political direction from the Sri Lankan government and the recalcitrance of the
LTTE, it is unclear where the peace process will ultimately lead.
INCENTIVES TO AGREE AND TO DISAGREE
There are at least three compelling reasons for the conflict parties to seek a
First, there is tangible war weariness among the population of the country.
Second, the conflict has reached a military stalemate, with neither side in a
position to score a compelling victory. It is possible that the LTTE views its present
situation as preferable to an ultimate settlement because it has de facto control over
parts of the country. Nonetheless, the likelihood of the group being granted a
separate state is small. Moreover, post-9/11 sanctions are believed to have hurt the
finances and legitimacy of the organization.
Third, international pressure to resolve the conflict by peaceful means is strong.
This includes both political and financial incentives. The conflict actors stand to gain
from the substantial amounts of international financial assistance promised for post-
conflict rehabilitation, reconstruction and development.50
Furthermore, leading Sinhala politicians acknowledge that the Tamil population
has been wronged in the past and devolution is necessary. Yet, the path of peace has
been filled with vacillation, both from the LTTE and the Sri Lankan government.
Given the strong incentives to continue the peace process, why has the Sri
Lankan government been so unwilling to commit to it? One obvious reason is the
mistrust of the LTTE. Many domestic and international officials are skeptical of the
group’s interest in co-existing in a united Sri Lanka. LTTE’s violent methods do not
reflect a credible commitment to the democratic governing process. The group has
been criticized for continuing to violate the ceasefire, procure arms and forcibly
recruit children as soldiers. The LTTE also mistrusts the government’s intentions, as
do many Tamil civilians. Consequently, each side’s negative perceptions get
reinforced, creating a formidable obstacle to the peace process.51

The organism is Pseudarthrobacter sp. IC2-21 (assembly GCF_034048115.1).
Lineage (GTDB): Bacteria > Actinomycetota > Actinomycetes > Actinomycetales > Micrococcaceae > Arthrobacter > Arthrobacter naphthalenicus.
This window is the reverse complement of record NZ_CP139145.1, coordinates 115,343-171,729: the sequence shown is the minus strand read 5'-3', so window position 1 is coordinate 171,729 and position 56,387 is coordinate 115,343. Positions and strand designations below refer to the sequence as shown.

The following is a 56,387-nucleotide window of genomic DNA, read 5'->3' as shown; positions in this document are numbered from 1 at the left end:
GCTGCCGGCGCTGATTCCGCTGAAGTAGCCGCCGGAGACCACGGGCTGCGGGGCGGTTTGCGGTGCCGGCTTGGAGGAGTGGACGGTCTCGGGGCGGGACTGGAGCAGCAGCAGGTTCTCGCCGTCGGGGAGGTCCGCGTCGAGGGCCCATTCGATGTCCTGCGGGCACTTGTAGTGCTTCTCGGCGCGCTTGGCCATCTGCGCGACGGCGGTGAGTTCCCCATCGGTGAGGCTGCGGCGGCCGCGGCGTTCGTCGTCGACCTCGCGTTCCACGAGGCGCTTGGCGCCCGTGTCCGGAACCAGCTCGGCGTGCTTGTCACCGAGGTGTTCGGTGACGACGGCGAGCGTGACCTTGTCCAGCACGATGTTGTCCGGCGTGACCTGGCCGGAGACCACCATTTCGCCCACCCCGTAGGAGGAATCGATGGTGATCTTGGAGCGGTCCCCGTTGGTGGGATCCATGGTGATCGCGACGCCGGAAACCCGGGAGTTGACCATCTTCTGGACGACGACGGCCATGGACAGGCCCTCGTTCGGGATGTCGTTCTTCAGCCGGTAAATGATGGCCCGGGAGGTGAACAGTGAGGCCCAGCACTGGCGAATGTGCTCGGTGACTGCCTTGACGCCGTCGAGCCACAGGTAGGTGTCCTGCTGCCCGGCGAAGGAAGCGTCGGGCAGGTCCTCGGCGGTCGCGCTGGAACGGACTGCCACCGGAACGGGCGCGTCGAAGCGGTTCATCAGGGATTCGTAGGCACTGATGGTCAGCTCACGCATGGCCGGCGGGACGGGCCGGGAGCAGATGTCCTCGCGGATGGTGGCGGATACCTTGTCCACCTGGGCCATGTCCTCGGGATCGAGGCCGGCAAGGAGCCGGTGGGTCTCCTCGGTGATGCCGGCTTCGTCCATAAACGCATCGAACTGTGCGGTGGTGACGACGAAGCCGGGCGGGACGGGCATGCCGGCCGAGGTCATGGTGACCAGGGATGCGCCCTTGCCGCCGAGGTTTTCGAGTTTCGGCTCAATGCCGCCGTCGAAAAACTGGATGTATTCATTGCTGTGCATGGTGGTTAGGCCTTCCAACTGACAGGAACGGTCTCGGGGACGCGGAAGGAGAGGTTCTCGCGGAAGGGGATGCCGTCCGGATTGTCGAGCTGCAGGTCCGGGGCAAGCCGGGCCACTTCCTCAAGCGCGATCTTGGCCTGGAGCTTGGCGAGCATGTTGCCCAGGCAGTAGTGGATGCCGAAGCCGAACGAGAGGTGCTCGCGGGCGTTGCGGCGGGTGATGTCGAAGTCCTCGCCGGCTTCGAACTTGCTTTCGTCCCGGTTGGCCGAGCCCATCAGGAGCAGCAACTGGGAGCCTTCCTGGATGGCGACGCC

CONFLICT MANAGEMENT IN SRI LANKA 57
The second reason is the internal nature of Sri Lankan politics. Just as denying
Tamils equal rights and status had been the hallmark of Sri Lankan politics in earlier
decades; scuttling the peace process has become an integral part of recent party
politics. The party in power supports the peace process; in response, the opposition
casts doubt on the ruling party’s commitment to a united Sri Lanka. As a result, the
credibility of the government’s assurances to the Tamils is very low. Ironically, the
two principal parties, the UNP and the PA, have very few substantive differences on
the peace process. They agree that the conflict has reached a military stalemate and
that a decisive victory is unlikely. They also concur that a negotiated settlement is
necessary for Sri Lanka’s economic and social progress.52 Yet each party questions
and challenges the other’s peace moves and refuses to give the support necessary for
a settlement to be reached. The LTTE’s quest for absolute power among the Tamils
is matched by the intense competition between the PA and the UNP. These two
forces have worked together to entrench the conflict and prevent it from ending.53
The Sri Lankan case illustrates some of the ways in which democratic politics can
hinder conflict management.
THE PARADOX OF DEMOCRACY AND THE POTENTIAL BENEFITS OF
Theoretically, a democratic regime is well placed to mitigate commitment problems
by allowing for a structure of competition, dialogue and power-sharing. We would
expect that democracies have a greater probability of having substantive and
successful negotiations with a rebel group. In Sri Lanka, however, we see an
opposite process at work. Sri Lanka’s electoral politics has been marked by ethnic